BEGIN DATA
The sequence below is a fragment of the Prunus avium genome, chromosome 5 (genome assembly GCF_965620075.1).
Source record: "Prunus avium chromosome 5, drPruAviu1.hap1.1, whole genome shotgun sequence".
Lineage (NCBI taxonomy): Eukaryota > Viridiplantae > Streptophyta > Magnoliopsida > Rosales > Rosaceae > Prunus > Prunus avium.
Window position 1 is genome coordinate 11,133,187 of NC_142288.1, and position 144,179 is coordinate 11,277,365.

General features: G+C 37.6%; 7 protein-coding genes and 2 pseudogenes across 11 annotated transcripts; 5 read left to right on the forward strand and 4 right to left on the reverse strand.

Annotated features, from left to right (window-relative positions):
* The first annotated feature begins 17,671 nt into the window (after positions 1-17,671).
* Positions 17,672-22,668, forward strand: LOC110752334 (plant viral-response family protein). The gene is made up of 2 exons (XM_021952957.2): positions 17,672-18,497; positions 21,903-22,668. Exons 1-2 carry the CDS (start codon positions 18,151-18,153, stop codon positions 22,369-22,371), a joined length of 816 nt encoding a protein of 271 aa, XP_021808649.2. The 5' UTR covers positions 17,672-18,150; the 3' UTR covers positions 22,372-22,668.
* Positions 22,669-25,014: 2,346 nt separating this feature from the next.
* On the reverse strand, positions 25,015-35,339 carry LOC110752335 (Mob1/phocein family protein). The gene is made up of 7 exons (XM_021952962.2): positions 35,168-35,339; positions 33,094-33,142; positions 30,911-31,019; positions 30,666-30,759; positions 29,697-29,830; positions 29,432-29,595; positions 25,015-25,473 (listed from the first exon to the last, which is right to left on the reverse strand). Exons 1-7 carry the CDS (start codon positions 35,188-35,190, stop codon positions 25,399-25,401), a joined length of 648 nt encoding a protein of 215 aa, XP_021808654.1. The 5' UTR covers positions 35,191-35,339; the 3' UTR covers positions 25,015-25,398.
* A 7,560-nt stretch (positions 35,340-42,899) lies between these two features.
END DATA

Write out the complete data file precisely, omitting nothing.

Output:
The sequence below is a fragment of the Prunus avium genome, chromosome 5 (genome assembly GCF_965620075.1).
Source record: "Prunus avium chromosome 5, drPruAviu1.hap1.1, whole genome shotgun sequence".
Lineage (NCBI taxonomy): Eukaryota > Viridiplantae > Streptophyta > Magnoliopsida > Rosales > Rosaceae > Prunus > Prunus avium.
Window position 1 is genome coordinate 11,133,187 of NC_142288.1, and position 144,179 is coordinate 11,277,365.

General features: G+C 37.6%; 7 protein-coding genes and 2 pseudogenes across 11 annotated transcripts; 5 read left to right on the forward strand and 4 right to left on the reverse strand.

Annotated features, from left to right (window-relative positions):
* The first annotated feature begins 17,671 nt into the window (after positions 1-17,671).
* Positions 17,672-22,668, forward strand: LOC110752334 (plant viral-response family protein). The gene is made up of 2 exons (XM_021952957.2): positions 17,672-18,497; positions 21,903-22,668. Exons 1-2 carry the CDS (start codon positions 18,151-18,153, stop codon positions 22,369-22,371), a joined length of 816 nt encoding a protein of 271 aa, XP_021808649.2. The 5' UTR covers positions 17,672-18,150; the 3' UTR covers positions 22,372-22,668.
* Positions 22,669-25,014: 2,346 nt separating this feature from the next.
* On the reverse strand, positions 25,015-35,339 carry LOC110752335 (Mob1/phocein family protein). The gene is made up of 7 exons (XM_021952962.2): positions 35,168-35,339; positions 33,094-33,142; positions 30,911-31,019; positions 30,666-30,759; positions 29,697-29,830; positions 29,432-29,595; positions 25,015-25,473 (listed from the first exon to the last, which is right to left on the reverse strand). Exons 1-7 carry the CDS (start codon positions 35,188-35,190, stop codon positions 25,399-25,401), a joined length of 648 nt encoding a protein of 215 aa, XP_021808654.1. The 5' UTR covers positions 35,191-35,339; the 3' UTR covers positions 25,015-25,398.
* A 7,560-nt stretch (positions 35,340-42,899) lies between these two features.